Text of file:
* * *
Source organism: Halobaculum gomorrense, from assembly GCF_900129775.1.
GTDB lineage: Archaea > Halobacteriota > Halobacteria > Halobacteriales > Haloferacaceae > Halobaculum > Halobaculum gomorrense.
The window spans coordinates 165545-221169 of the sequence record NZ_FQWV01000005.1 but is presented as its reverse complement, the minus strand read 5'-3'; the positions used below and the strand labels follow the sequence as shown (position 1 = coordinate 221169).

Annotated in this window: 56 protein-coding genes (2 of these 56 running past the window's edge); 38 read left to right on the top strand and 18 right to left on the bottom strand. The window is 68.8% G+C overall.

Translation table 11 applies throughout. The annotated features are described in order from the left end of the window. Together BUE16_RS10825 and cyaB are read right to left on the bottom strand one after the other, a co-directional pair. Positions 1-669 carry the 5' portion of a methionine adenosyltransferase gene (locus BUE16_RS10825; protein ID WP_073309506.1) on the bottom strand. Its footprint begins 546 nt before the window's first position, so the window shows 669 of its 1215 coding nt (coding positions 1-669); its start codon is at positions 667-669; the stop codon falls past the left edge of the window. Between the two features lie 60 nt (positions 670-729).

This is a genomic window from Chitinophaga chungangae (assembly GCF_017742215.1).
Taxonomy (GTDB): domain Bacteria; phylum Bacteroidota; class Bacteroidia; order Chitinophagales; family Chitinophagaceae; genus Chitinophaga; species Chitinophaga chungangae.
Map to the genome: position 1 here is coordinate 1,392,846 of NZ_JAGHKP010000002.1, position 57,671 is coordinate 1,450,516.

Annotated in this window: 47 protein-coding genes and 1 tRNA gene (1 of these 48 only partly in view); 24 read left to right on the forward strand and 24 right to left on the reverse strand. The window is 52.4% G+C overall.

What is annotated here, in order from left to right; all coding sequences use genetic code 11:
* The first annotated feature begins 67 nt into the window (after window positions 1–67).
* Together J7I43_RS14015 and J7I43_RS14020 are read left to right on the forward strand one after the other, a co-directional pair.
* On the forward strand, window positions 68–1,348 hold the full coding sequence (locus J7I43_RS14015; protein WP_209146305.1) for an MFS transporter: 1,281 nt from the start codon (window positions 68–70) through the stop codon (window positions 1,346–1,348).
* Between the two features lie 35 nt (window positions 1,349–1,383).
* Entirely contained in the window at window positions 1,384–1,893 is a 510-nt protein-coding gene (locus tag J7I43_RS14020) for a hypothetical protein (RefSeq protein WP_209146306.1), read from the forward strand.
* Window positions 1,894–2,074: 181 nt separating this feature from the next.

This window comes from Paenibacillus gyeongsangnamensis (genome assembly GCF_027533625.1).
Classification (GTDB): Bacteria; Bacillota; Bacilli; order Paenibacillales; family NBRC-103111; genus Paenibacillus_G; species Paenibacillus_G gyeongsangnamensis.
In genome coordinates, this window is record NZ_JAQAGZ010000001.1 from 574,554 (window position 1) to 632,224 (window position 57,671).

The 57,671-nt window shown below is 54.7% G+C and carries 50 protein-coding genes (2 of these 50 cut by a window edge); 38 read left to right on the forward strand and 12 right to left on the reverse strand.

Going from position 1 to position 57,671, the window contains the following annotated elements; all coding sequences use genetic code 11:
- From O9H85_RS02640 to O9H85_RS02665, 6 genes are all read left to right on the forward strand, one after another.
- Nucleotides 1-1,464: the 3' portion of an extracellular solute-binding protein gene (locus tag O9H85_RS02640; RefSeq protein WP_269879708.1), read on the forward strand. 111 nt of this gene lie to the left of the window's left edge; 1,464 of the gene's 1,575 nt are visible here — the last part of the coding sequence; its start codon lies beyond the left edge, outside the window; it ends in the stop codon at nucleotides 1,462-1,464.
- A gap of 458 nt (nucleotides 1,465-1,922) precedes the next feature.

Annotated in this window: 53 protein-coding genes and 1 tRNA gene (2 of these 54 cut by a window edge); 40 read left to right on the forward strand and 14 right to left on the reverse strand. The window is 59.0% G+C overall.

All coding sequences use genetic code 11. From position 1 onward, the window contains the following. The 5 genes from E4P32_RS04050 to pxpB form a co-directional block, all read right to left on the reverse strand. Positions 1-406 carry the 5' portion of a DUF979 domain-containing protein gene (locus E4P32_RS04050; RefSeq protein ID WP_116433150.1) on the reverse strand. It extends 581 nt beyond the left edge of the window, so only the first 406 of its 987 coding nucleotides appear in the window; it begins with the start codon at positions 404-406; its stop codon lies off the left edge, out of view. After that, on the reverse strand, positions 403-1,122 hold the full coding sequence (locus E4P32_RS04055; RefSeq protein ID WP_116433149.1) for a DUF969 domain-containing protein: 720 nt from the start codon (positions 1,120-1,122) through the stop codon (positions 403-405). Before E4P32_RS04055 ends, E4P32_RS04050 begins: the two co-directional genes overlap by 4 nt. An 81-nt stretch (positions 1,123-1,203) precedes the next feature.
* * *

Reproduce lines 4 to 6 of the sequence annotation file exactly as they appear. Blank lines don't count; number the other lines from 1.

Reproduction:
Annotated in this window: 56 protein-coding genes (2 of these 56 running past the window's edge); 38 read left to right on the top strand and 18 right to left on the bottom strand. The window is 68.8% G+C overall.

Translation table 11 applies throughout. The annotated features are described in order from the left end of the window. Together BUE16_RS10825 and cyaB are read right to left on the bottom strand one after the other, a co-directional pair. Positions 1-669 carry the 5' portion of a methionine adenosyltransferase gene (locus BUE16_RS10825; protein ID WP_073309506.1) on the bottom strand. Its footprint begins 546 nt before the window's first position, so the window shows 669 of its 1215 coding nt (coding positions 1-669); its start codon is at positions 667-669; the stop codon falls past the left edge of the window. Between the two features lie 60 nt (positions 670-729).

This is a genomic window from Chitinophaga chungangae (assembly GCF_017742215.1).